Fantastic inspirational idea Laurel! I’ve been searching for rugs for my entryway and bath, unable to find one thin enough for under the doors and in a design I love. This way I get to have something ‘custom’ and sounds easy enough to do! Ah! I may even do the same for my covered front porch where I need two in an odd size, soluuuuution!!! You’re the best:)
    ‘Not too nasty teenage son’ hahahaha!ReplyCancel

    • Laurel Bern - August 25, 2016 - 3:23 PM

      Hi Kim,

      I wish I had headed my own advice. I had a very small entryway in our old townhouse. And for some reason, when we put in hardwood floors, put that in the entry too.

      Well… after years of nasty teen-aged boys (I forgot that bribery of tickets to whatever it is they’re into works like a charm – lol) AND they’re friends (band-mates and “groupies”) + harsh winters which means copious amounts of SNIRT tracked in… you can well-imagine how that front area looked after a while.

      However, not as bad as it might have because we had a wonderful floor guy who clued me in about oil-based fabulon poly. https://laurelberninteriors.com/2015/07/12/all-about-hardwood-flooring-the-common-cleaner-thatll-ruin-them/

      Unbelievably durable. But still… ReplyCancel

  • BL - August 25, 2016 - 9:55 AM

    Great article, only problem is there is no link (at least that I can find) to the one from sawdust & embryos. The one that they did on a piece of vinyl.ReplyCancel

    • Laurel Bern - August 25, 2016 - 3:10 PM

      Thank you so much for that BL. I was just working with my guru Eileen Lonergan – http://eileenlonergan.com who I recommend highly for wordpress help. We were both bemoaning the changes wordpress has made to their linking and formatting.

      What happens is that it sometimes doesn’t do what you tell it to do, but what it thinks it should do. It’s very much the same as a 15 yr old child. Very much the same. lol Although not so funny because I spend an insane amount of time going in and making sure the spacing is more or less what I want and I have to get into the CSS to do that! It’s not difficult, just annoying.ReplyCancel

  • Debbie Shapansky - August 25, 2016 - 9:40 AM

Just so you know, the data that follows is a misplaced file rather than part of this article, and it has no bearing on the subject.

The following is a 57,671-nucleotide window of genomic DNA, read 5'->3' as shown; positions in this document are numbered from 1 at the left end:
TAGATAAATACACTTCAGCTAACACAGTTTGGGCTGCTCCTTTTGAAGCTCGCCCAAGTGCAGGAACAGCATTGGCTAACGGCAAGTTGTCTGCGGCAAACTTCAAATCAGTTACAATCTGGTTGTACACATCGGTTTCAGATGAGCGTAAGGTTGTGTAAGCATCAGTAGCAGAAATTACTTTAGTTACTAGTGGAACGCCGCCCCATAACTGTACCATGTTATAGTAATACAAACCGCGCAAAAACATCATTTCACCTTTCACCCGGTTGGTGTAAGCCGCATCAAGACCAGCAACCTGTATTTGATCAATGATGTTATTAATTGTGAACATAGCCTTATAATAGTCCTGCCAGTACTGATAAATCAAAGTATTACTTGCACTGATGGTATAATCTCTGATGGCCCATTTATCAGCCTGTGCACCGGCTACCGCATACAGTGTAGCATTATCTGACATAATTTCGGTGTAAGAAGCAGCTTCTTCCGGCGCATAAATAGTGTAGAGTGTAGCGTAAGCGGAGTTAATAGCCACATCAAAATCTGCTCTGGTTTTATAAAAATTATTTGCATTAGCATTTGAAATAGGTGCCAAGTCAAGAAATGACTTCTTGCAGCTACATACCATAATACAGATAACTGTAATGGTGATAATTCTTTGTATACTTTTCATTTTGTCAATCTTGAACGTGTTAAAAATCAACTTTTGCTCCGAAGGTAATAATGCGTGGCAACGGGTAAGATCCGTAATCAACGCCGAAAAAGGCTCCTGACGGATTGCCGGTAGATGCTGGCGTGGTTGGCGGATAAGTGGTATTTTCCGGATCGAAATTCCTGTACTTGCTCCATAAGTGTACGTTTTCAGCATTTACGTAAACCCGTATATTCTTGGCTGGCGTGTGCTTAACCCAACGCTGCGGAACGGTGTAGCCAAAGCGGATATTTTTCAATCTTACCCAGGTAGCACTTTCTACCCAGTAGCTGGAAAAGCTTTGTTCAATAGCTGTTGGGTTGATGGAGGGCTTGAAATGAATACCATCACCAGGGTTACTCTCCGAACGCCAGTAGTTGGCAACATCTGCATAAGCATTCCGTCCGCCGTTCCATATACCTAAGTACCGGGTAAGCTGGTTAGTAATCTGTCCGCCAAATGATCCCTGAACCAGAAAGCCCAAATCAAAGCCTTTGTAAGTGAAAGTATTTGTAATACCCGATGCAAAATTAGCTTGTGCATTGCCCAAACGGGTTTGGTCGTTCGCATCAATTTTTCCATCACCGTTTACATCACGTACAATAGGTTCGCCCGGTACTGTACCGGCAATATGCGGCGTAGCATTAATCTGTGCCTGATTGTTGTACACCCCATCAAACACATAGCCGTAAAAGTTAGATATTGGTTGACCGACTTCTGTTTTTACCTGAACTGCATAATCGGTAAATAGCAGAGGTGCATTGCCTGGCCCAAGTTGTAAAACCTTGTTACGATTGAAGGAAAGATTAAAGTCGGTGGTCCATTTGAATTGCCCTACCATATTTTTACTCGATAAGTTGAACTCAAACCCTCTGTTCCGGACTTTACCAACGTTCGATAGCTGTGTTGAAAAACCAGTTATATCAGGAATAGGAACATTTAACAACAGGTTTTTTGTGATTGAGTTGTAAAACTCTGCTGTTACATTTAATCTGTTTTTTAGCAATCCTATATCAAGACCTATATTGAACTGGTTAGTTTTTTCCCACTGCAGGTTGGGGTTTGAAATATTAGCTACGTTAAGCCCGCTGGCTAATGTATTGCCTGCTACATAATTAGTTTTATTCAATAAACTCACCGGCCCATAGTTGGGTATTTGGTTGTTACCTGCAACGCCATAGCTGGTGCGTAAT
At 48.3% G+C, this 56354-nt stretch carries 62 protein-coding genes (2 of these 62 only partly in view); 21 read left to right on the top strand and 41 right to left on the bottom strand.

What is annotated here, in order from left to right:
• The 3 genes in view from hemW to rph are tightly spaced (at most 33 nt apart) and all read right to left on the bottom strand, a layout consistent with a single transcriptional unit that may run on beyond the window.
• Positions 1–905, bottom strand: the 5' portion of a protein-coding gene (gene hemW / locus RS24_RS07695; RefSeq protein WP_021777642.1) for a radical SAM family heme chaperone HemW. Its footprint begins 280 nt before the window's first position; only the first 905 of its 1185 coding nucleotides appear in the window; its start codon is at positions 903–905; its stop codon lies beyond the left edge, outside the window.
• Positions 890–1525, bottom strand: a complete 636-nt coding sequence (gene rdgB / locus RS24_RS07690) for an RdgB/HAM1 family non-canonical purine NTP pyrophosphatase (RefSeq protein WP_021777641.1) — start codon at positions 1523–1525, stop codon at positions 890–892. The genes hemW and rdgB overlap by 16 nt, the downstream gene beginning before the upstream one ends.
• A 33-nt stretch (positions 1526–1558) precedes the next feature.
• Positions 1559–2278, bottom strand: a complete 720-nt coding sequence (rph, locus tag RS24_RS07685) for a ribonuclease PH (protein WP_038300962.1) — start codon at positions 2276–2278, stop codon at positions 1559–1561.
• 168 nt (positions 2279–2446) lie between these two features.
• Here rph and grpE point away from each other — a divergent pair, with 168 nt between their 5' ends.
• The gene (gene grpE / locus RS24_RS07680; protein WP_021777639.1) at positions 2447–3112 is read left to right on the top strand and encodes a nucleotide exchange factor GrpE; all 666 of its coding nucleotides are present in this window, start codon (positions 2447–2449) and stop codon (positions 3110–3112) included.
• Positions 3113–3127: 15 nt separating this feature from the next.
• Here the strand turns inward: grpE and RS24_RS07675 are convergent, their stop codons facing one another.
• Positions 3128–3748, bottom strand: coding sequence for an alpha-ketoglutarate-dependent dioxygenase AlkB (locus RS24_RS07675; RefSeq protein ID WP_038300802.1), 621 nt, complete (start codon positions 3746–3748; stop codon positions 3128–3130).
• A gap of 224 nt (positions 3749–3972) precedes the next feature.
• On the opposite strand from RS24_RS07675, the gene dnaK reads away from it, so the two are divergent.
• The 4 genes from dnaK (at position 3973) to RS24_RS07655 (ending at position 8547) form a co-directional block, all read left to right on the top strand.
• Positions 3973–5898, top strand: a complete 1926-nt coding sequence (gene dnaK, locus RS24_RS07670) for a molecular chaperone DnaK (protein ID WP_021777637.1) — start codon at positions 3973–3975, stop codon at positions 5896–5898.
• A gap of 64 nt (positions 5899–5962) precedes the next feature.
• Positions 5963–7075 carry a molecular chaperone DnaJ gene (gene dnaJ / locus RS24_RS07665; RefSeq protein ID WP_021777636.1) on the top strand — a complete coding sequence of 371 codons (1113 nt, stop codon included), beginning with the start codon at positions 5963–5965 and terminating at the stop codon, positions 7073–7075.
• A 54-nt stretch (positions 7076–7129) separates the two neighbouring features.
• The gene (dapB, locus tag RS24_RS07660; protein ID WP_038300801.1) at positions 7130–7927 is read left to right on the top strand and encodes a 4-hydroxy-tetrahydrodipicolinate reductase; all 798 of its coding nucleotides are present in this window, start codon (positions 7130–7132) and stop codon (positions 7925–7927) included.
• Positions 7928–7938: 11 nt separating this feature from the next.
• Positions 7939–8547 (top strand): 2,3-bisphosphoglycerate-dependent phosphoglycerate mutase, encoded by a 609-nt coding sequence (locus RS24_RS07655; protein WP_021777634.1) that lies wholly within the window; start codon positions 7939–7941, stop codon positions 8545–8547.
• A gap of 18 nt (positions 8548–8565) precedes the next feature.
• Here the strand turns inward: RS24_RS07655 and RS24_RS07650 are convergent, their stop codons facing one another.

Hi Laurel. I enjoyed this timely article. We just had our maple floors refinished (Yes, the mess! We moved out for 2 weeks and very smartly, at the last minute, decided to get the paint done too) and already I’m seeing some scratches under the table from the chairs. I’m constantly reapplying the chair leg pads. So frustrating. And when they come off, they leave gummy gunk on the floor that’s almost impossible to remove. I recently saw some knitted ‘booties’ for chair legs but that was at a cafe in cottage country so it fit, kinda. But in a home, I think it could look quite frumpy. I shall now be looking into a floor cloth. Thanks! Enjoy your blog very much.ReplyCancel

    • Laurel Bern - August 25, 2016 - 3:06 PM

      Thanks so much Debbie,

      Lol booties for the chair legs – errrmmm… maybe not. hahaReplyCancel

  • Mary Broughton - August 25, 2016 - 9:40 AM

    Floor cloths can be wonderful, but tend to curl on the corners. Any help with that would be great! Also, have painted sisal rugs, then coated with layers of polyurethane. You are right, it takes a lot of plastic, but solves the staining problem with sisal.ReplyCancel

    • Laurel Bern - August 25, 2016 - 12:58 PM

      Good question Mary. I don’t know if a little heavy-duty double stick tape would work or not. Tacking down is not a good idea, I don’t think. I am wondering if some corner weights like they use for drapes would help? ReplyCancel

  • Laura - August 25, 2016 - 8:50 AM

    Hi Laurel, I love this post! But the size floor cloth I would need is too expensive for me. So I looked at sites that teach you how to make them. They suggest using a vinyl off cut. So it occurred to me maybe you could get a cool piece of vinyl flooring and use it instead. I know it won’t have the same timeless appeal, but what do you think? There are so very cool vinyls on the market now..
    Best wishes LauraReplyCancel

    • Laurel Bern - August 25, 2016 - 12:57 PM

      Hi Laura,

      The link wasn’t working for the sage green and white geometric for Sawdust & Embryos but it is now. (wordpress has done something which makes linking more of a challenge and sometimes they revert to the one above!)

      Anyway, they used a piece of vinyl flooring and sanded it down and primed it so the design would be hidden and the paint would stick. I didn’t read the follow up post, but hopefully, it has held up well.

      The vinyl floorcloths from pura vida and spicher are gorgeous and maybe more affordable than something hand-painted. A 12 x 12 is about 1,500. ReplyCancel

  • Anna - August 25, 2016 - 8:48 AM

    I am intrigued! We are about to refinish the floors in the home we are buying, and I don’t want to do that again for a very long time. How does one install a floorcloth? I keep envisioning myself or others catching our feet under the edge and falling, but perhaps that fear is unfounded. Are floorcloths attached to the floor somehow or simply laid on top, as a rug would be?ReplyCancel

    • Laurel Bern - August 25, 2016 - 12:52 PM

      Hi Anna,

      It depends what type of floor cloth. The vinyl ones from Pura Vida or Spicher lay perfectly flat. Otherwise a thin, non-skid pad is what I would do. You could also perhaps use some double stick tape for the corners, but tripping shouldn’t be more of a problem than for any other rug.ReplyCancel

  • Celeste - August 25, 2016 - 5:50 AM

    I love you.
    This is a great idea. And better than my current solution of forbidding hard to clean food ( rice and spaghetti).ReplyCancel

  • Marguerite - August 25, 2016 - 2:00 AM